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Search Results for: Lawns and turfgrasses | Search the catalog for: Lawns and turfgrasses


Plant Answer Line Question

Keywords: Buchloe, Lawns and turfgrasses

I was interested in trying out buffalo grass (Buchloe dactyloides) 'Legacy' from High Country Gardens. I was wondering if you knew anyone who has tried growing it in the PNW (esp. Whidbey Island) and what they thought of its performance.

Answer:

According to the Sunset Western Garden Book, buffalo grass is best suited to Sunset zones 1-3, 10, and 11. Whidbey Island is Sunset zone 5. While the Sunset book does not address 'Legacy' in particular, you may find that this grass is not the best choice for your location.

The Washington State Extension in Puyallup created a ranked list of good turf cultivars for Western Washington.

Additional information, from the Extension, about lawns. Note that there is an article about buffalo grass, but it is focused on whether that grass will do well in Central Washington, not Western Washington.

Date 2017-04-18
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Plant Answer Line Question

Keywords: Lawns--Care and maintenance, Lawns and turfgrasses

I want to put in a wee bit of lawn, an area of 240 square feet. I have two questions: 1) what seed would you recommend for an area that is mostly dappled shade? 2) how do I prepare the area correctly?

Answer:

Below is information from the Master Gardeners handbook on home lawns which discusses grass seed for Western Washington gardens on page 6.

What Grass Seed Grows Well in Western Washington?

To establish a lawn in western Washington, choose a combination of turftype tall fescue grasses and turftype perennial rye grasses. A mix that adds up to about 90% of these two grass seed types will grow well in either sun or light shade in western Washington. Turftype perennial ryegrass takes full sun and stands up to traffic. Turftype tall fescues are adapted to shadier locations. In combination, the mix works for a lawn in average light conditions. Mixes containing fine-leaved fescues or chewings fescues will also establish well. Fine-leaved fescues offer bright green color, and will take some shade, but do not take heavy use.

Many commonly-grown grass types from other areas of the United States will not thrive in western Washington's cool, dry summer climate. AVOID mixes with high concentrations of Kentucky blue grasses. DO NOT PLANT Zoysia, bermuda, dichondra, centipede, carpetgrass, St. Augustine, or mondograss. Buffalograss isn't suitable for western Washington, though it may thrive in eastern Washington.

The same document linked above discusses soil and site preparation (pages 2-3):

Soil Conditions for Planting a New Lawn:

Establishing a new lawn successfully depends more on the preparation of the ground before planting than on whether the lawn choice is seed or sod. Lawn failures are often caused by poor soil conditions under the roots.

Many times soil surface left for planting after new construction is infertile subsoils, with rocks, lumps, and building detritus left in it. The texture may vary from sands and gravels to heavy, poorly drained clay areas. The best soil texture for a lawn is a sandy loam, containing 60%-70% sand and 30%-40% combined silt and clay.

If the soil isn't well-drained, do not try to amend a heavy clay by dumping sand into it. Adding sand doesn't work, nor does adding gypsum. Amend the soil with organic material, which will help in creating better structure. Use compost, manure, aged sawdust, ground bark, or other organic (previously living) materials. Spread 2 inches on top of the ground and work it in thoroughly 6 to 8 inches down. Getting it completely incorporated is important, because spots of organic material in clumps may decompose and cause a low spot in the finished lawn. Rake away clods and remove large rocks and litter.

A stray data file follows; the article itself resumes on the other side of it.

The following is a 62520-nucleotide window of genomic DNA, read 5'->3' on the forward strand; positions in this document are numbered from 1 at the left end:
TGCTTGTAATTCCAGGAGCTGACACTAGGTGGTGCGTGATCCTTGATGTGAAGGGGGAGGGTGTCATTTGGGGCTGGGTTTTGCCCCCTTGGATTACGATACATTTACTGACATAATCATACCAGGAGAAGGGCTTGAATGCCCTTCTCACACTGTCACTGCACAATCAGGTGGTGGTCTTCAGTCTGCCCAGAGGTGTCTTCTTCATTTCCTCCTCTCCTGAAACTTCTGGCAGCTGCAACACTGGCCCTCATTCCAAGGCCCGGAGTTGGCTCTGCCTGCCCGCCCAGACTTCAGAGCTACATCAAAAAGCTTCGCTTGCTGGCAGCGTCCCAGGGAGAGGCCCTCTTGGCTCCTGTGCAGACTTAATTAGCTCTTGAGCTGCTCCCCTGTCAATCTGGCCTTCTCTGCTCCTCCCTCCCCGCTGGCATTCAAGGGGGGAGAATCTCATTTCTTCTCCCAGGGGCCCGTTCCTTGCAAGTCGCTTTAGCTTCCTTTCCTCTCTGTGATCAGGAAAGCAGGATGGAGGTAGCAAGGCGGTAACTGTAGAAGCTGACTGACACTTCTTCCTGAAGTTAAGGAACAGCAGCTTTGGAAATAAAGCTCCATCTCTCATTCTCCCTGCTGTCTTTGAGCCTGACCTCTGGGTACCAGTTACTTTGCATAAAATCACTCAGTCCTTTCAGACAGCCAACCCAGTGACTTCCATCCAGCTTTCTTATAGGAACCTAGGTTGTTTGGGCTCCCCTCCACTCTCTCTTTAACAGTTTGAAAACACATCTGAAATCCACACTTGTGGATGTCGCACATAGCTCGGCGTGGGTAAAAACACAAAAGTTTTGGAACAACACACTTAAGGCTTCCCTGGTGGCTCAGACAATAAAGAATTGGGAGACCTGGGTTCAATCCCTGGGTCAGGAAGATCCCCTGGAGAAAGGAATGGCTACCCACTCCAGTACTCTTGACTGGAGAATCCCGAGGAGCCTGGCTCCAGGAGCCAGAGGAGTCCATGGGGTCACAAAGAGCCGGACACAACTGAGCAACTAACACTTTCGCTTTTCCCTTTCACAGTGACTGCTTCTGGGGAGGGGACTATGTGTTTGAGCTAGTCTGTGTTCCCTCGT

Date 2017-04-18
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Plant Answer Line Question

Keywords: Lolium, Ajuga, Vinca, Hedera helix, Festuca, Arctostaphylos, Achillea, Land treatment of wastewater, Ornamental grasses, Lawns and turfgrasses, Landscaping drain fields

We have a new house that we have to landscape around. The biggest problem is that we have to be careful what we plan due to the septic system. It is an evaporation system, with two huge cement tanks buried under the ground in the front of the house and plastic pipes running through the side yard. We are planting grass in a rectangle right above the biggest bunch of the plastic pipes, but what can go around it or by the cement tanks that will not grow long roots and dig into it? In looking at the planting information on the packages and in my Western Garden Book, nothing seems to mention root depth.

Answer:

Below is an article entitled What to Plant Over the Septic System by Mary Robson (originally published in her Regional Garden Column for Washington State University Extension, December 6, 1998):

"As more and more people move into rural areas, questions about septic systems and landscaping have become quite common. This column deals with some of the basics. A new brochure from Washington Sea Grant called: Landscaping your Septic System, offers considerable detail on the subject and provided much of this material.

"First, be sure that the septic field is clearly identified, and you know where the reserve area is. Keep all construction away from these areas. Understanding the functioning of the system is vital. Get information. (Some of it is available in video form.) The drainfield will not work well if overloaded with extra surface water, so be certain that it is not in the path of downspout run off or irrigation systems.